Cheaper school uniforms hope

STEVE DOWNES Thousands of East Anglian parents could cash in on cheaper school uniforms because of a government squeeze on exclusive deals with suppliers.

STEVE DOWNES

Thousands of East Anglian parents could cash in on cheaper school uniforms because of a government squeeze on exclusive deals with suppliers.

Ministers are finalising a get-tough policy that will threaten schools with prosecution by the Office of Fair Trading (OFT) if they have a tie-up with one outfitter.

At the moment, many of the region's schools have one uniform supplier - often because intricate features like badges and embroidery cannot be bought off the shelf.

The government crack-down could force some schools to redesign their uniforms to make them easier to produce and cheaper to buy.

Generic items like trousers and white shirts can be bought anywhere, including from supermarkets that are engaged in a price war that has reduced school shirts and trousers to as little as £2.

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Janet Mark, headmistress at Hethersett Old Hall School, admitted she was concerned by the potential change to the law. She said: "We have to abide by the law, so I will have to look into what the position is."

The school has one uniform producer, Grahame Gardner in Leicester, which visits the school at least twice a term. Parents pick from a list and buy mail order - but have no choice of supplier.

Mrs Mark said the system "inevitably" made it more expensive, but added that it would be difficult to find another supplier to agree also to make the same uniform.

Jim Hawkins, headmaster of Norwich School, said: "Some items, such as trousers and shirts, can be bought anywhere. More specific items, such as blazers, are quite distinctive. They can be bought new from one supplier or from the second-hand shop which is run by our parent-teacher association.

"It's quite a tricky issue. It's about getting the best price and the best quality."

Mr Hawkins and Mrs Mark agreed that having a uniform, however expensive, worked out cheaper for parents than having no uniform - which led to big bills for designer clothing as students sought to keep up with each other.

Cromer High School, which recently ditched its blazer and tie, sells its uniform direct to students but makes no profit. It has an exclusive tie-up with one manufact-urer for embroidered fleeces and polo shirts.

While the products are much cheaper than uniforms with a blazer and tie, the school is among many that could face OFT scrutiny.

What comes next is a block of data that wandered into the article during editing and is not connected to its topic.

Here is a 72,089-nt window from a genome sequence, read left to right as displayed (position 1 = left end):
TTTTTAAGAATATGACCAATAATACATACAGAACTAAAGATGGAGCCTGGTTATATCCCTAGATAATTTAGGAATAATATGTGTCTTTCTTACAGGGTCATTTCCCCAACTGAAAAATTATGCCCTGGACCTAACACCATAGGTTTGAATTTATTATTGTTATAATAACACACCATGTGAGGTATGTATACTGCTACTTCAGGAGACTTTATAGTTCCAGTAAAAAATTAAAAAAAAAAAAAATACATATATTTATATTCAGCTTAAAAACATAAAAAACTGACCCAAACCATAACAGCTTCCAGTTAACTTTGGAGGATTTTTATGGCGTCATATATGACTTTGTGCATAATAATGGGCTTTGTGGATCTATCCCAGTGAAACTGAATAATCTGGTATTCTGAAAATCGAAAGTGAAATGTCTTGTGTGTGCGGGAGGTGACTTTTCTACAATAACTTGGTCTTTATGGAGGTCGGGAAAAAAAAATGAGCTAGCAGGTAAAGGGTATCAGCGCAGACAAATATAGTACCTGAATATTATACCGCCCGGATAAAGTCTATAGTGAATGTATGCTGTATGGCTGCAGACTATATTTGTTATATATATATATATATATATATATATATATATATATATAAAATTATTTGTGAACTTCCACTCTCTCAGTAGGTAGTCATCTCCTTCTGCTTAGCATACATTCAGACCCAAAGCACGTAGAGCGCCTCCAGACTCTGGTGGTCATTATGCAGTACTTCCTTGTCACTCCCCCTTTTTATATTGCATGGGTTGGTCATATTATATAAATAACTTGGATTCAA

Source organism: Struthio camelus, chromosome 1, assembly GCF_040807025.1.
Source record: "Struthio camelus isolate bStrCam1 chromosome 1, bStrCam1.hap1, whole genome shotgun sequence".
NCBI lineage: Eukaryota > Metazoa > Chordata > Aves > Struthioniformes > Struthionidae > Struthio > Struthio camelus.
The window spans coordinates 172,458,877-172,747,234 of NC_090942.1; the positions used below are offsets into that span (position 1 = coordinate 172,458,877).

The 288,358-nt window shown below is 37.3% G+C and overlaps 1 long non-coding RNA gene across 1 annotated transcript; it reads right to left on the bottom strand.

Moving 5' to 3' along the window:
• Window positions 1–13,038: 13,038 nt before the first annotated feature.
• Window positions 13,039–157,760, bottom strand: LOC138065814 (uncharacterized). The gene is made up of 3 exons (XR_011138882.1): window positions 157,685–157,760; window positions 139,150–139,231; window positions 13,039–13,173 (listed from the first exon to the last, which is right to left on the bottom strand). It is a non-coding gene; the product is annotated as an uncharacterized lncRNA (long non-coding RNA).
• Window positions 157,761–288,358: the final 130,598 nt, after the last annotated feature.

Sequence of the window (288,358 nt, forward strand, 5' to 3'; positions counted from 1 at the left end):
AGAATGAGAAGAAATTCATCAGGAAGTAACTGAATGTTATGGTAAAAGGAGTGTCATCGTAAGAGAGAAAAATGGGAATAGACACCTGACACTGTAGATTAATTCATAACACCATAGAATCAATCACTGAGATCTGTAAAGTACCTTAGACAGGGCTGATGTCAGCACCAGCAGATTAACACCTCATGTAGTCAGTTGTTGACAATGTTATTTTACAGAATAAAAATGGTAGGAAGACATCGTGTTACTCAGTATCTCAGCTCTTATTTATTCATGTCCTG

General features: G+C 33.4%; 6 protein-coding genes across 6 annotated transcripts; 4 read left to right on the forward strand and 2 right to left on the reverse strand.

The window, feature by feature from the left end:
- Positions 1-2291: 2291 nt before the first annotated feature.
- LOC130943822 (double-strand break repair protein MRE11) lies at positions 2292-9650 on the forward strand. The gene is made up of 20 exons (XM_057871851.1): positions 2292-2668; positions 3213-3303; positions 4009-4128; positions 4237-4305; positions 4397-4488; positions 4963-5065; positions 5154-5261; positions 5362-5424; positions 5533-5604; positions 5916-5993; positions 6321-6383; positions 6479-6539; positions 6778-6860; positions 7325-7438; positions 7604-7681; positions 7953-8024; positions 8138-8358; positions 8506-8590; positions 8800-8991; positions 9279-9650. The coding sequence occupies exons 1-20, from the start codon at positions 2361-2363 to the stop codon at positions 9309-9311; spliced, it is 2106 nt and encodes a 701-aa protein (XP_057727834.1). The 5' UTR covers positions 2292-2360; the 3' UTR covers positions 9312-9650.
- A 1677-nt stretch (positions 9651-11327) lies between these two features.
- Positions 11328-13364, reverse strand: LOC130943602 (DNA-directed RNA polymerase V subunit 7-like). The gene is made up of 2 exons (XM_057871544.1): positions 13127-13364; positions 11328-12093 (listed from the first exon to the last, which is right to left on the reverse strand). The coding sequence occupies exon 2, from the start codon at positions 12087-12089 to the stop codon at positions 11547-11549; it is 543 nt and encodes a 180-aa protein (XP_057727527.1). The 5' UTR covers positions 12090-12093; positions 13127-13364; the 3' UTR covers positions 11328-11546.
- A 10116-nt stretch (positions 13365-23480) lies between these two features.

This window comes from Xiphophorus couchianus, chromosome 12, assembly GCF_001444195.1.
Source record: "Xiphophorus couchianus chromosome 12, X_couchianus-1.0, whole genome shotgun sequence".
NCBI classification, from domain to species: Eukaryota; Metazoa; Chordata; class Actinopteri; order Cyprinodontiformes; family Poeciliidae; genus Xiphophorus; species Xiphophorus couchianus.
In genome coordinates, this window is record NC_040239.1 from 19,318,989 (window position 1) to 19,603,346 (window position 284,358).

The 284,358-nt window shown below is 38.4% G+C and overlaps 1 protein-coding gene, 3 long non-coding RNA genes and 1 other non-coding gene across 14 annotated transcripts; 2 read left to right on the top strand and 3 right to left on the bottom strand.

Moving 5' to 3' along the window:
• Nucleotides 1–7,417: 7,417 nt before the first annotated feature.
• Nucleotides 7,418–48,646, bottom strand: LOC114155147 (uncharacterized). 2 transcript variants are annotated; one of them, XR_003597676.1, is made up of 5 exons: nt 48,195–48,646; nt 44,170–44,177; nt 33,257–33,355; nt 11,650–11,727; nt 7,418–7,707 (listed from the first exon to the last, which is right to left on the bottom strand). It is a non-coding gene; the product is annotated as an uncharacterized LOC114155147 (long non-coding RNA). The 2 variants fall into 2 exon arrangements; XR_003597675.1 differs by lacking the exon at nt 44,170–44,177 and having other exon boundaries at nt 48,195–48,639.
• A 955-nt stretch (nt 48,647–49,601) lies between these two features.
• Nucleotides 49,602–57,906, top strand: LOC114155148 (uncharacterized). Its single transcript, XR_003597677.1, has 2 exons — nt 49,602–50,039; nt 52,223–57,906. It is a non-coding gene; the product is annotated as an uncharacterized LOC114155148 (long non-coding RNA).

The potential cost of uniform is highlighted by St Felix School in Southwold, where the cost of fully clothing one student is £300.

The school has its own shop on site, and puts profits into funding extra-curricular activities and school minibuses.

Headteacher David Ward said: "It is a great way of marketing the school. We believe it is important for children to take a pride in the uniform and the school emblem."

John Lewis in Norwich supplies uniforms for 15 Norfolk schools, including Norwich School and Norwich High School for Girls, where a full uniform - including blazer, skirt, blouse, jumper, dress, coat, lab coat, polo shirt, games skirt, briefs, cycling shorts and swimming costume - costs £348.

It also supplies Hellesdon High, where for £80 you get a blazer, badge, tie, shirt, trousers, jumper, apron, PE shorts, socks, tracksuit and t-shirt.

By contrast, parents shopping at QD in Norwich can get white polo shirts for £1, sweatshirts for £1.50, and trousers for £2.

The crackdown, announced by children's minister Kevin Brennan, follows an OFT inquiry which found parents paid £45m a year extra because schools stipulated certain suppliers.

Mr Brennan said: "Expens-ive uniforms can put low-income families off applying to certain schools. Wealth should never be a deterrent to opportunity and we are very clear that schools should limit cost.

"I am all for schools making their uniforms distinctive through person-alised items such as badges, ties and blazers but these should not be costly."

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